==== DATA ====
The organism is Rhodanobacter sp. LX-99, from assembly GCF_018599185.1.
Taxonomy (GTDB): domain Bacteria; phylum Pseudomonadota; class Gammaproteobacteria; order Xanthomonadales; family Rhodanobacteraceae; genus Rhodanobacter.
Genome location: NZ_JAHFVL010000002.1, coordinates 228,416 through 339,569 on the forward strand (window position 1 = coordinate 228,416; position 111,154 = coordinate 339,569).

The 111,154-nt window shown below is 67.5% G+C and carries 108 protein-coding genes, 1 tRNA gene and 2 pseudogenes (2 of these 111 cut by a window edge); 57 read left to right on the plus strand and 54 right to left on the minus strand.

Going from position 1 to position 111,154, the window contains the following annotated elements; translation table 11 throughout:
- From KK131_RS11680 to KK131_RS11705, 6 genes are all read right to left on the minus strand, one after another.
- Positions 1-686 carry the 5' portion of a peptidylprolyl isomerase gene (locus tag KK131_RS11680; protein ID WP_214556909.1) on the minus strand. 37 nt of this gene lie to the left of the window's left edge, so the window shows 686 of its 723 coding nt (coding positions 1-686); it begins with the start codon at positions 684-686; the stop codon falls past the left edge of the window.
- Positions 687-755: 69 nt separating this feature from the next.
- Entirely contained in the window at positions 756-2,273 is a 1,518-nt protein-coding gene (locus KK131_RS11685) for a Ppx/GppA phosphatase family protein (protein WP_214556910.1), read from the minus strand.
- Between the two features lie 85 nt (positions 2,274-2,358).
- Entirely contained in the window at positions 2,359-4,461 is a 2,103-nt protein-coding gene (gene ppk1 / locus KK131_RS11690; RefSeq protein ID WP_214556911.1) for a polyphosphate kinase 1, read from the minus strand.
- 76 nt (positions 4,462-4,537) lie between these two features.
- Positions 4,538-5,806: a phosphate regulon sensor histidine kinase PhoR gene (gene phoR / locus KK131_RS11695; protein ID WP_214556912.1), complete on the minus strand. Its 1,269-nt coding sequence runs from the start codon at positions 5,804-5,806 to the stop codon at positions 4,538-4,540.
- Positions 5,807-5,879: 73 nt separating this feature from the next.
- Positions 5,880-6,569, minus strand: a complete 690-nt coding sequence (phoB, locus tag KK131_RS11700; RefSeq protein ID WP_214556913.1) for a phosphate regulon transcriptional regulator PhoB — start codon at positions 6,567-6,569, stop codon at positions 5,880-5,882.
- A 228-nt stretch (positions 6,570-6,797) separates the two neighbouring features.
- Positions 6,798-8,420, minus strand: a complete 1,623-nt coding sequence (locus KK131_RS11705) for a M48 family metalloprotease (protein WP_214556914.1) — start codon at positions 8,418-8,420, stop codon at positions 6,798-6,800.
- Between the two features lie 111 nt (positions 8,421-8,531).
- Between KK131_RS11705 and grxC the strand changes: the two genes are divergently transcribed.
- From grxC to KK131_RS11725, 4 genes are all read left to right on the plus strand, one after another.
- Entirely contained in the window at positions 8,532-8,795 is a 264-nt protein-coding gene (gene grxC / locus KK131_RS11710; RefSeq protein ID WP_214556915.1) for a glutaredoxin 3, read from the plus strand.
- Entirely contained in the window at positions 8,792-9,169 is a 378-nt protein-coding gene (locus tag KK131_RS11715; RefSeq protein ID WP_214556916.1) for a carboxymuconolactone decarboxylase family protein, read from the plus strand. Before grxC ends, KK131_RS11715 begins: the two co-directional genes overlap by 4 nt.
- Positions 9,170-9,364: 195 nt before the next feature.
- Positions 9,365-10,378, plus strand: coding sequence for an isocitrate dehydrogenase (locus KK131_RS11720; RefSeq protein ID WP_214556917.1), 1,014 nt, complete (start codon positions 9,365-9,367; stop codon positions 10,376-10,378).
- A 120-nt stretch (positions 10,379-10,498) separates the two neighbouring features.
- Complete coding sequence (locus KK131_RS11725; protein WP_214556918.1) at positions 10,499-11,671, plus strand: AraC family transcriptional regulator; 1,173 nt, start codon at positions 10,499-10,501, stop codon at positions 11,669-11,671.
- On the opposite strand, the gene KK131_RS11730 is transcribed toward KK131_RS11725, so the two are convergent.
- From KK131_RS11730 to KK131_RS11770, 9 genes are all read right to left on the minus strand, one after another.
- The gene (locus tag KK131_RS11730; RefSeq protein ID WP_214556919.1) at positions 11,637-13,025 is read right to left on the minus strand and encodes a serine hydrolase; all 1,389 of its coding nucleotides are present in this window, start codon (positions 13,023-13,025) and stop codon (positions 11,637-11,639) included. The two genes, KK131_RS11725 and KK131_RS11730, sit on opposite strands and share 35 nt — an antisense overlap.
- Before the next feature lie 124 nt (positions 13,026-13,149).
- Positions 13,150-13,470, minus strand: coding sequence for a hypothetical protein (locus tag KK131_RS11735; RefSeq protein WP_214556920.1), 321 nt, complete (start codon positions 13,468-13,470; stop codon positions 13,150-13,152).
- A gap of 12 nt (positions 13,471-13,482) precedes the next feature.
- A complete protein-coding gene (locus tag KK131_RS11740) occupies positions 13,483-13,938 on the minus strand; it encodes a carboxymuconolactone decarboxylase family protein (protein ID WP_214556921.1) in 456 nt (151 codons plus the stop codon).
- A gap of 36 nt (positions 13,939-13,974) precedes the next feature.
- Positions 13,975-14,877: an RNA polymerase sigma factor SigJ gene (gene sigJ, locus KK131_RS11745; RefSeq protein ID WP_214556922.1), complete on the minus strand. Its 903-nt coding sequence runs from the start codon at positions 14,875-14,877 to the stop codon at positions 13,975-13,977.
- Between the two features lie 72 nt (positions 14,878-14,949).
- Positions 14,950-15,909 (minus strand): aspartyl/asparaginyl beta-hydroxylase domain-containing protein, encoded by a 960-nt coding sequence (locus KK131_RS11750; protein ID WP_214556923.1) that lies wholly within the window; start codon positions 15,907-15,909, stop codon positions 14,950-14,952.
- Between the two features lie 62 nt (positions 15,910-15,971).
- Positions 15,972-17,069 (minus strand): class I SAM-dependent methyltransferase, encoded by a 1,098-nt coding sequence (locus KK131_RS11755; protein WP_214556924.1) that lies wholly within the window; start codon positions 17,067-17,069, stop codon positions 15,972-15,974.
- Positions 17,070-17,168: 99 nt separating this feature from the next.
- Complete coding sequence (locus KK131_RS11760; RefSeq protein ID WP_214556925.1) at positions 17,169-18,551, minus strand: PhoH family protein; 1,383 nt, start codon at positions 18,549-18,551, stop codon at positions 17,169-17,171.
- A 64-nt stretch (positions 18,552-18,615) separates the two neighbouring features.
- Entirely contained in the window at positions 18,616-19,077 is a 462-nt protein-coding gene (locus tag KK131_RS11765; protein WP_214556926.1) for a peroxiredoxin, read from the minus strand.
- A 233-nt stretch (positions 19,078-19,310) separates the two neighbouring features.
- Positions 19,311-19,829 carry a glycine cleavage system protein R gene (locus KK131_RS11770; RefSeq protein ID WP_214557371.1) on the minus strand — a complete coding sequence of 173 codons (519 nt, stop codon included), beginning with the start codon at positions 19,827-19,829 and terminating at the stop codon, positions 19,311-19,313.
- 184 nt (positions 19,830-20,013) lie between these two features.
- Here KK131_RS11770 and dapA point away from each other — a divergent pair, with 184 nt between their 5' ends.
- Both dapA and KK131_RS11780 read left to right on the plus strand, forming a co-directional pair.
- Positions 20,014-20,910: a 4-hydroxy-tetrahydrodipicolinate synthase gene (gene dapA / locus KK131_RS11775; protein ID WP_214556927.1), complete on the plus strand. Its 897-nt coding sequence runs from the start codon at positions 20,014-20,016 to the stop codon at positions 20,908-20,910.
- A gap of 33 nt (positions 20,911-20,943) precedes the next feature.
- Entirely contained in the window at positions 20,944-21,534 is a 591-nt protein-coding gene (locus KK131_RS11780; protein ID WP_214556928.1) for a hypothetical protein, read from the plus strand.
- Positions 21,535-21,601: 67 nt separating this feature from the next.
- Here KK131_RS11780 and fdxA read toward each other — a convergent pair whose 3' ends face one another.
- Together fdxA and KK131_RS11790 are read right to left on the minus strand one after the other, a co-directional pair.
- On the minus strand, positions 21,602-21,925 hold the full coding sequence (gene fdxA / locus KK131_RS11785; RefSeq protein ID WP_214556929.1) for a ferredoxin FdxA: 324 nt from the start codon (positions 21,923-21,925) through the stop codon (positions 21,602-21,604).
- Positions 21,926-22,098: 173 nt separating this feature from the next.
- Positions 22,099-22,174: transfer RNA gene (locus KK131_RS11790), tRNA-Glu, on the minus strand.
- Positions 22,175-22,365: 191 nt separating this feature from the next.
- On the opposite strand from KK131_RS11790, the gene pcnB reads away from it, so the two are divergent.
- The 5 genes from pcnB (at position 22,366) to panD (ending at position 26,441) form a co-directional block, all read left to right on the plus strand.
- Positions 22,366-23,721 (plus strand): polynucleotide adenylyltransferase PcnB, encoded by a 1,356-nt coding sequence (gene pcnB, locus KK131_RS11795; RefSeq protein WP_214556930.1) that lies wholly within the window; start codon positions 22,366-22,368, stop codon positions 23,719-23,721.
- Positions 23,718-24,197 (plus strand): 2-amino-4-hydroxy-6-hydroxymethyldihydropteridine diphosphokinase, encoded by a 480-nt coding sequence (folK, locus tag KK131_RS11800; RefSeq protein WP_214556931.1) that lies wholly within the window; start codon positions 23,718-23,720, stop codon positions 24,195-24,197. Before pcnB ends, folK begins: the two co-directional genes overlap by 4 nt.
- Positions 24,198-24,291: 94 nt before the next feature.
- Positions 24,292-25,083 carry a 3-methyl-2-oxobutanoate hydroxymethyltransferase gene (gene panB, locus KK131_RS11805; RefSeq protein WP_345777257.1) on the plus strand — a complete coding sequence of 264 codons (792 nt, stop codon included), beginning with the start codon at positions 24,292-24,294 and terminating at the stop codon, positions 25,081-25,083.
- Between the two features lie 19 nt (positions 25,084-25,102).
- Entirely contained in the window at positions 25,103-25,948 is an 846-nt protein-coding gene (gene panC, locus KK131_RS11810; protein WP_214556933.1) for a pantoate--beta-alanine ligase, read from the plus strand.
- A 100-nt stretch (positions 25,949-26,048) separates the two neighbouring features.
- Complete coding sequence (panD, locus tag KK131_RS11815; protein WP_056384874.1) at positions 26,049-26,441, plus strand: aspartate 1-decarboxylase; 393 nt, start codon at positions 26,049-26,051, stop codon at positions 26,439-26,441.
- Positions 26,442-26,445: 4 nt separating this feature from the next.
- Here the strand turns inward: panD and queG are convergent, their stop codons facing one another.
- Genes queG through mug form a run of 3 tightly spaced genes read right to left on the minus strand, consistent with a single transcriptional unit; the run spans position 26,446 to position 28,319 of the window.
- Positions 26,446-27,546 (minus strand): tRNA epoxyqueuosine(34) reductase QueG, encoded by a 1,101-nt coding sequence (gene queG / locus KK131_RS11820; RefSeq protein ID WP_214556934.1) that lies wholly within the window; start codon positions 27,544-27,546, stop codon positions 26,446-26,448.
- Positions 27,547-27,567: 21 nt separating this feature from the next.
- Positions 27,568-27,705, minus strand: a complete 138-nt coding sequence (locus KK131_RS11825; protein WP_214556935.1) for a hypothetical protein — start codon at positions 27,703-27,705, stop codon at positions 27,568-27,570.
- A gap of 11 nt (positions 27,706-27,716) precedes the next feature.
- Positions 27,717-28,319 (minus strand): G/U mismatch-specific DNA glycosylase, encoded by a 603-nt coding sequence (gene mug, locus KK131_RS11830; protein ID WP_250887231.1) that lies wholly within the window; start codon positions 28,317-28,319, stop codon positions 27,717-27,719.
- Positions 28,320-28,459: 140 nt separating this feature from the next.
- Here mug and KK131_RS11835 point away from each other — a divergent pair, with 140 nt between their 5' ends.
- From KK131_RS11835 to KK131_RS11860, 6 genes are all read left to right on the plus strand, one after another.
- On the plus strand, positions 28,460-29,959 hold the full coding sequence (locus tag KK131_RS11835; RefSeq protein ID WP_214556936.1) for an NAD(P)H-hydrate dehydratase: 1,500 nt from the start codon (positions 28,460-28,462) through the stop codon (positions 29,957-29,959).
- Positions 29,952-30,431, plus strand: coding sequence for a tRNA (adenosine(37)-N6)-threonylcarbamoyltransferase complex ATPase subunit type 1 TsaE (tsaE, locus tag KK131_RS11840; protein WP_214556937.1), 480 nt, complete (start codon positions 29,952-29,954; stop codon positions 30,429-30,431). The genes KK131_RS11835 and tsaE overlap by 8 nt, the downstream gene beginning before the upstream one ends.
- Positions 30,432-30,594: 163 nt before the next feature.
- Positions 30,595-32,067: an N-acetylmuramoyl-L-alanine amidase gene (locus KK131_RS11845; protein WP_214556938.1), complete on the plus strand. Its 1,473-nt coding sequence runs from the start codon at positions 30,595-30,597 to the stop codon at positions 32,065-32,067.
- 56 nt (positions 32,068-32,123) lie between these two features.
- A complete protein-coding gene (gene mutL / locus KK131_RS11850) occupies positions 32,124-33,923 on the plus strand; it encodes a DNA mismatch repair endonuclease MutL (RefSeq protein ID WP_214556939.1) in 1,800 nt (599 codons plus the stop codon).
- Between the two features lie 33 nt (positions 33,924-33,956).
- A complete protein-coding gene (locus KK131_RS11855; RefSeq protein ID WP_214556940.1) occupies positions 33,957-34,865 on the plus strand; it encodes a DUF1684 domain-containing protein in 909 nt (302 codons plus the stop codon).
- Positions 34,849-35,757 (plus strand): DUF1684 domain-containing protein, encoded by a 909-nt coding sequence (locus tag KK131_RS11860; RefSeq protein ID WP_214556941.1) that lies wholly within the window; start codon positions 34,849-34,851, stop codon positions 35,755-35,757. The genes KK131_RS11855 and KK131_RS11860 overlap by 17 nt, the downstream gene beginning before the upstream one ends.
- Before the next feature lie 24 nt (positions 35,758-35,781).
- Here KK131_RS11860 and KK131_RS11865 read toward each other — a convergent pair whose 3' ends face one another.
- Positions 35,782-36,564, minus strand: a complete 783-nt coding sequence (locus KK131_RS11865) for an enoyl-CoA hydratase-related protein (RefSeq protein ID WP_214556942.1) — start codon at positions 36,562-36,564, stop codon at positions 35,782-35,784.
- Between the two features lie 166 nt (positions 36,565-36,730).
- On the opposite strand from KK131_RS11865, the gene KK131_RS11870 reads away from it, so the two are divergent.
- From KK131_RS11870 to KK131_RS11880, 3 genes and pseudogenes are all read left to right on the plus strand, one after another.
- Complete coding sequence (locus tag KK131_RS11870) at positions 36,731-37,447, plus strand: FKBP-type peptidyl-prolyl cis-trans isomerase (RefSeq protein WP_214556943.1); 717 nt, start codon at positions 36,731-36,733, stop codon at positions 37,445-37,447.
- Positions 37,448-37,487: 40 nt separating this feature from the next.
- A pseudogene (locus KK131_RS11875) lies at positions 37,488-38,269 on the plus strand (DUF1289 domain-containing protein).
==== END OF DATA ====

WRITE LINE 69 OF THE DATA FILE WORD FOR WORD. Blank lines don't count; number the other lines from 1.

- Positions 26,442-26,445: 4 nt separating this feature from the next.